Nando's menu is pretty good. There are several cuts of chicken - either quarter, half, or whole - and your choice of sauce from mild herb to what they describe as a fierce and fiery dragon in a furnace. I ordered the sauce one step below that one. And while I was looking for plantains (which they don't have) I was happy to see peas on the menu. Their sides also include grilled corn on the cob, Peruvian rice, and mashed potatoes. They also offer sandwiches, salads, and platters to share. I ordered a quarter chicken (dark meat) with fries and the peas. and rejoined the masses to wait for my food.
Nando's offers all of their sauces for you to take with you in little portion control cups, which is nice. I served myself a portion of the fierce and fiery dragon sauce and waited. And waited. And waited. For about 20 minutes. This gave me the opportunity to not only continue directing traffic, but to also observe the operation a little more closely.
The chicken is cut and cooked on a large grill rather than the rotisserie chicken I can get elsewhere. It looks like a pretty good setup for mass-production. The sides are also set up for quick serving but are stored in a manner that I found wholly inappropriate.
And here we come to another restaurant peeve of mine - improper food storage. This might not be that big a deal to some, but it is to me. Those guys have their hot sides pre-cooked and stored in serving containers in the setup area. This is all good and does make for quick turn around. My problem was that these steaming-hot sides were being stored in plastic. Heat and plastic do not mix. They don't. Google it. Professional food service folk should know this.
So, eventually I got my food and headed back to the office. Everything was in its own little container, and (thankfully) none of it was styrofoam. (Really, I would have lost it at that point.) It makes for easy assembly but not so easy eating. I felt a divided plate might have been better, but that's a bit nit-picky. Instead, each item was in a little cardboard package. I had a plate at my desk and was soon all set.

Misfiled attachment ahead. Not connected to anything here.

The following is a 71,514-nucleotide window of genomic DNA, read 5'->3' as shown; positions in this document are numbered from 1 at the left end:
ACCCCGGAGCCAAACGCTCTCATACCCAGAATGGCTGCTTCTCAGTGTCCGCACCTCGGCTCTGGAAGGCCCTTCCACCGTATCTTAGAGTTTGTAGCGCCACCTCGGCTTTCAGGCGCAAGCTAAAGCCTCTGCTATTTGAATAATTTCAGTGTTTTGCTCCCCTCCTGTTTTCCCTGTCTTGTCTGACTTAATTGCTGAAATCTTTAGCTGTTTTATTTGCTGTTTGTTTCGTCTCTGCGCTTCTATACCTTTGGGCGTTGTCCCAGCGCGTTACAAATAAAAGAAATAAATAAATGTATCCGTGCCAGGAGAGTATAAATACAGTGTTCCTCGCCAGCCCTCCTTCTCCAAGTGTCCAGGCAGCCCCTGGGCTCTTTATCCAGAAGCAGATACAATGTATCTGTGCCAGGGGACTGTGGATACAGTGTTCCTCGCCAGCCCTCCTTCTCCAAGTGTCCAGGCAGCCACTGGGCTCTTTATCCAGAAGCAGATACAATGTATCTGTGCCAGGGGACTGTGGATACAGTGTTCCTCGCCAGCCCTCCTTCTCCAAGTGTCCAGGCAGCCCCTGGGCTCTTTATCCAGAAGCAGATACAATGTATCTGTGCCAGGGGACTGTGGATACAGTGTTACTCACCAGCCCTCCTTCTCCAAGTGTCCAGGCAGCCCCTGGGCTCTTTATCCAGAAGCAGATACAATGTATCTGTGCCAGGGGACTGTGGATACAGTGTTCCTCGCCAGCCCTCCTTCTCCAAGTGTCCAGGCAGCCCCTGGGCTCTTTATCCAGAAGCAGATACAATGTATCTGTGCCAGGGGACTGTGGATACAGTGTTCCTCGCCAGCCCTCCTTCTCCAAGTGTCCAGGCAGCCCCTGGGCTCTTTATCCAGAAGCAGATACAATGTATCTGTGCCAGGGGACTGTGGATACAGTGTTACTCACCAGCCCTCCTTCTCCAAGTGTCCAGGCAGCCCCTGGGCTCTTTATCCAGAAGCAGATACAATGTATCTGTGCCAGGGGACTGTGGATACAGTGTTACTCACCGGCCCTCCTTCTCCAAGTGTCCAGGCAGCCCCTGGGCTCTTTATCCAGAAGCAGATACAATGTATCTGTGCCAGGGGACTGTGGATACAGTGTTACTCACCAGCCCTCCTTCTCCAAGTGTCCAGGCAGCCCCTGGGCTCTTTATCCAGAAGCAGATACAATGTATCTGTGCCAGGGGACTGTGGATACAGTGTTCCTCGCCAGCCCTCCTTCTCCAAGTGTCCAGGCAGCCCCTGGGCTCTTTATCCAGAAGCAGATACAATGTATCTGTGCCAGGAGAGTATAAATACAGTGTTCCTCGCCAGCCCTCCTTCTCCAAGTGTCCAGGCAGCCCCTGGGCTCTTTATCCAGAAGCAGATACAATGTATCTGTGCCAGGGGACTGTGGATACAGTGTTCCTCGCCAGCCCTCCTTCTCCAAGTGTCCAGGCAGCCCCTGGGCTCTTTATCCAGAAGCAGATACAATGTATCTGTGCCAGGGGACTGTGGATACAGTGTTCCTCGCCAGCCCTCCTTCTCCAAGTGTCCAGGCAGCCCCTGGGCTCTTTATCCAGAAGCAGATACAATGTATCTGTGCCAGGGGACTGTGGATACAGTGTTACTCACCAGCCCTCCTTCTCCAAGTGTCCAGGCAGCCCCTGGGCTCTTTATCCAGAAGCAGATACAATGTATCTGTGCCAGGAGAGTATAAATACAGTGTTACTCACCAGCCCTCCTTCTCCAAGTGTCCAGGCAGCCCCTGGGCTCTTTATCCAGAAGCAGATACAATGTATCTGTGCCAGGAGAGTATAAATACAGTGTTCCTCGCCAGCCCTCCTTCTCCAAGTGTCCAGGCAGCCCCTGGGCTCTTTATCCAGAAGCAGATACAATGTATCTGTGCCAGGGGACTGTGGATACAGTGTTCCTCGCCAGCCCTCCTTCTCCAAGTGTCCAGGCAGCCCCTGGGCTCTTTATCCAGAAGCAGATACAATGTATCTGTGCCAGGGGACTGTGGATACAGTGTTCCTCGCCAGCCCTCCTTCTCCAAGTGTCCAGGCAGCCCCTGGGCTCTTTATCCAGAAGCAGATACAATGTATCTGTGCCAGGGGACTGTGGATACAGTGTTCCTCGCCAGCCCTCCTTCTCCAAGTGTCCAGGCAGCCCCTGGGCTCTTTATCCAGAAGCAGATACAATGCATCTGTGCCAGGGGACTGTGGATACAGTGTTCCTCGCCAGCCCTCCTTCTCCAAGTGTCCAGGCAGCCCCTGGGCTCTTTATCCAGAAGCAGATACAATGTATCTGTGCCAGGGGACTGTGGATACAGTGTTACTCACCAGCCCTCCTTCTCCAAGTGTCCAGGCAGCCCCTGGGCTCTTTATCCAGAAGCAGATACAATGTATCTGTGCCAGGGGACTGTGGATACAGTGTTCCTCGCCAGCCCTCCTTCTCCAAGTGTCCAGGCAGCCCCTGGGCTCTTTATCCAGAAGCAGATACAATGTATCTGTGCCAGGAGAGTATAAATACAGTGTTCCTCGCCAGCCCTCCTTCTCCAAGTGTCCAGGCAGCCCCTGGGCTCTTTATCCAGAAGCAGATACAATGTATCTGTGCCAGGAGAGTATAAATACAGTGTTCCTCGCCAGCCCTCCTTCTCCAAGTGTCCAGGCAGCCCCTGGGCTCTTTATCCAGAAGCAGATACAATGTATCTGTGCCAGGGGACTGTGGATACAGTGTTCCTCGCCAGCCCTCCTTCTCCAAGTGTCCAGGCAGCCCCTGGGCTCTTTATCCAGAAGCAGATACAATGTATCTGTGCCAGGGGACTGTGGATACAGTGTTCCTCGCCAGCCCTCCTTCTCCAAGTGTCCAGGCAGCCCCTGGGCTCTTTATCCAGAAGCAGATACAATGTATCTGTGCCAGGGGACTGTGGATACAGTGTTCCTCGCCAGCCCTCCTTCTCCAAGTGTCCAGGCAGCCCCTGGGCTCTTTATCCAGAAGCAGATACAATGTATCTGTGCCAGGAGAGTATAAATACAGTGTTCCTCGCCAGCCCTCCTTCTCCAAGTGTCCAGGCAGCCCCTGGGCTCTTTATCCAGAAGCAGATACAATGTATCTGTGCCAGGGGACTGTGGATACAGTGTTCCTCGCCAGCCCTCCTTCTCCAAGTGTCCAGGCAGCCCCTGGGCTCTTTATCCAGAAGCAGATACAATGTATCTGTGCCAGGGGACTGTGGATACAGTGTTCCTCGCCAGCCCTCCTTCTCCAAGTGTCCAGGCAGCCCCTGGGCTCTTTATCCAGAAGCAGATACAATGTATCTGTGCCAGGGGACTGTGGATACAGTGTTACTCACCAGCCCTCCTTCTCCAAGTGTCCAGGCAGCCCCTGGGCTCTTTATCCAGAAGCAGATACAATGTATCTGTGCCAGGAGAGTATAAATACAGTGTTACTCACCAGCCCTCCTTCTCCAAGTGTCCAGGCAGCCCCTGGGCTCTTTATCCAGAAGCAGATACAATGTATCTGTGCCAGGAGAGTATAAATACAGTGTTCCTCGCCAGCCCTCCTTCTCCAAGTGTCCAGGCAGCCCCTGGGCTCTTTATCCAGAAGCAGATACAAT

I tried the peas first, and they were delicious. Not too cooked, they were still a little firm and popped when I bit into them. The combination of cilantro, mint, and chili works like gangbusters. The peas alone will bring me back.
The fries were nothing special but did taste and feel like they were properly handled before cooking - no telltale crumble or stale tinge of freezer burn. The dusting of chili powder dressed them up only slightly, and the side of Peri-Peri mayo was just OK. I stuck with the ketchup for the most part.
And the chicken - the chicken had a good grilled flavor. It was tender and moist and not over-cooked. While it did not have that special greasy falling-off-the-bone goodness of rotisserie chicken, it was also nothing to complain about. The sauce was not exactly hot - neither the hot sauce I ordered on it or the fierce and fiery dragon sauce I had on the side. But it was flavorful and did have a little kick. By Baltimore standards, it was pretty darn hot.
Overall, Nando's looks like a decent place for a fairly healthy lunch for under $10. They take cash and credit cards and also offer a modest selection of beer and wine for after work. For tasty chicken within walking distance from the many offices in Harbor East, they are definitely good in a pinch.